In the past few years we have heard a growing assertion echoing around the globe: “Black lives matter.” Some people, notably many in evangelical Christian churches in North America, have challenged the assertion. We’ve seen counter-assertions: “white lives matter” and “all lives matter.” These are apparent attempts to counter or correct the message echoing around the world.
I am mystified and chagrined by this controversy in the church. Of course Black lives matter, and it is important in the church of Jesus, in the historical and present context of North America, to say so unequivocally.
Many who challenge the “Black Lives Matter” slogan are objecting to the politics and the organization associated with the slogan. Yet I wonder if we can take a humble and introspective step back and lower the temperature of the controversy enough to listen. Jemar Tisby points out in his book The Color of Compromise that the energy of too many is spent in offering a defense of white people in America rather than listening to and seeking to learn from the experience of Black people.
“Christian complicity with racism in the twenty-first century looks different than complicity with racism in the past,” he writes. “It looks like Christians responding to ‘black lives matter’ with the phrase ‘all lives matter.’ … It looks like Christians telling black people and their allies that their attempts to bring up racial concerns are ‘divisive.’ It looks like conversations on race that focus on individual relationships and are unwilling to discuss systemic solutions” (p. 190).
Sadly, even the concept of systemic racism has become controversial. Our dominant Western culture is so engulfed in a belief in individualism that many cannot imagine any corporate responsibility or the power of systems connected with race. Two sociologists and theologians, Michael Emerson and Christian Smith, describe this by using the term “accountable individualism,” meaning that “individuals exist independent of structures and institutions, have freewill, and are individually accountable for their own actions” (Divided by Faith, p. 76-77). When this conviction becomes pervasive within us, there is an inability to consider the power and presence of governmental, educational, and other social systems and their influence on the realities around racial disparity.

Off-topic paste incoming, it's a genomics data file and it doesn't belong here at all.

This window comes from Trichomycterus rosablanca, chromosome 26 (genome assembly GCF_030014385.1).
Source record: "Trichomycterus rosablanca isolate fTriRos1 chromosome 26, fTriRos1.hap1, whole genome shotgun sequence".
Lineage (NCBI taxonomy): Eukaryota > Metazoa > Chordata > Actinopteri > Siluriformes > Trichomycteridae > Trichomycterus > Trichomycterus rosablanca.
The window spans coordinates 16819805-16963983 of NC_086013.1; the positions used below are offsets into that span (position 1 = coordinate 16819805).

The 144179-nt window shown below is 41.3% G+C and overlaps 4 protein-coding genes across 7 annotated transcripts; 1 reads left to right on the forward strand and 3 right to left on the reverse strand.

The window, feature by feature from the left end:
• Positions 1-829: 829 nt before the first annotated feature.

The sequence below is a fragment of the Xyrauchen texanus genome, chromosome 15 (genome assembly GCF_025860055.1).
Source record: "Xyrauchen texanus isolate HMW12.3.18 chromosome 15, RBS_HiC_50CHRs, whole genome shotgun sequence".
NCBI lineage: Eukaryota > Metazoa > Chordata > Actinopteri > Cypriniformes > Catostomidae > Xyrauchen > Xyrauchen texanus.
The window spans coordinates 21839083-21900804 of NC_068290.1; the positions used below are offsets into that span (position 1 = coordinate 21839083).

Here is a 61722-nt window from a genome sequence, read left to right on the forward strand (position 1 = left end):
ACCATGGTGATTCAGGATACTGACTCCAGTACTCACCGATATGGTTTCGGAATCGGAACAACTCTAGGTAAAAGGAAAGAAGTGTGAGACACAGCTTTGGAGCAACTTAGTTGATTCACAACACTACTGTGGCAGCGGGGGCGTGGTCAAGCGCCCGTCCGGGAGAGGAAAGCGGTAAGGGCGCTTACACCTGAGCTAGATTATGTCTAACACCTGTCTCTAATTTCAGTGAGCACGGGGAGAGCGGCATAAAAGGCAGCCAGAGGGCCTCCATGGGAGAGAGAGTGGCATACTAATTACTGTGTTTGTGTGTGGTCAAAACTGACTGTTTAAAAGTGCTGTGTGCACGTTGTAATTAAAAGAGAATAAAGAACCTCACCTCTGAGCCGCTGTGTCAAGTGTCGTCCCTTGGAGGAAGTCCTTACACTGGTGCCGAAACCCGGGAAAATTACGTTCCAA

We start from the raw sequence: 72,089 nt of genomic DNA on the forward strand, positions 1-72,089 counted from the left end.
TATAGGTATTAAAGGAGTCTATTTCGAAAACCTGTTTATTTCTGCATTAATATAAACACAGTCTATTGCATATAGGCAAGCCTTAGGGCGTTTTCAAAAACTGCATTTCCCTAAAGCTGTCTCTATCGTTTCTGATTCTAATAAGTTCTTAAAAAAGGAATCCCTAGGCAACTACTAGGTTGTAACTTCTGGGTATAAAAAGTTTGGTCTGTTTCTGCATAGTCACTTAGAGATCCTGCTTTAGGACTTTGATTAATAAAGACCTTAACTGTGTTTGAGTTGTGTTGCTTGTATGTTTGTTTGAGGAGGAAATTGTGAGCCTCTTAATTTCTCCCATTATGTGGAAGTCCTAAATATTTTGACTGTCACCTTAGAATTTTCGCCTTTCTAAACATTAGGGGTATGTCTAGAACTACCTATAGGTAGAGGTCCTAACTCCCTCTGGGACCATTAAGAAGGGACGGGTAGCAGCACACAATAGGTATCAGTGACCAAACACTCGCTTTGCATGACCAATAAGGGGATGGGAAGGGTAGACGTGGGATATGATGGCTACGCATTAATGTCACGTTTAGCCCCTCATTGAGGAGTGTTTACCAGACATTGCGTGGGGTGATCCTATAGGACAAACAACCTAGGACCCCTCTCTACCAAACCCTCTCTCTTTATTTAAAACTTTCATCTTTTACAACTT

Considering that, I believe the Christian Reformed Church will not be healthy and holy until we look at our history and behavior. We have been good at making statements, setting goals, and appointing committees to propose initiatives regarding racism and diversity. But we have been slow and unreliable in matching these with actions that create effective change. We have been so slow that many Black pastors, members, and congregations have left our denomination. In my personal observation it looks like the number of former African American congregations in the CRC exceeds the number of current ones. Our ill health as a denomination pertains not only to Black lives, but to many people of color. Consider the reality that each of the five people of color who have been appointed to lead our Office of Race Relations either resigned in frustration or was asked to leave. This has to tell us something about the challenges of this work, especially if we look at it systemically rather than individualistically.
We’ve been blessed as a denomination by growing numbers of congregations from cultures currently identified as “minority.” Whereas earlier in our denominational history we had only one basic culture, we now have a growing rainbow of cultures showing gifts and perspectives that can broaden our thinking and our practice. We have congregations that emerge out of Black culture. In their DNA is a sensitivity to the ways the gospel includes the message of justice. Our Korean members have a deep experience of fervent prayer that many of us need to learn. Our Hispanic brothers and sisters can teach us about the gifts of fiesta and siesta. (See Rev. Felix Fernandez’s “This Rhythm is Gonna Get You,” January 2017.) Our Indigenous members can call us to accountability in the importance of relationships rather than results.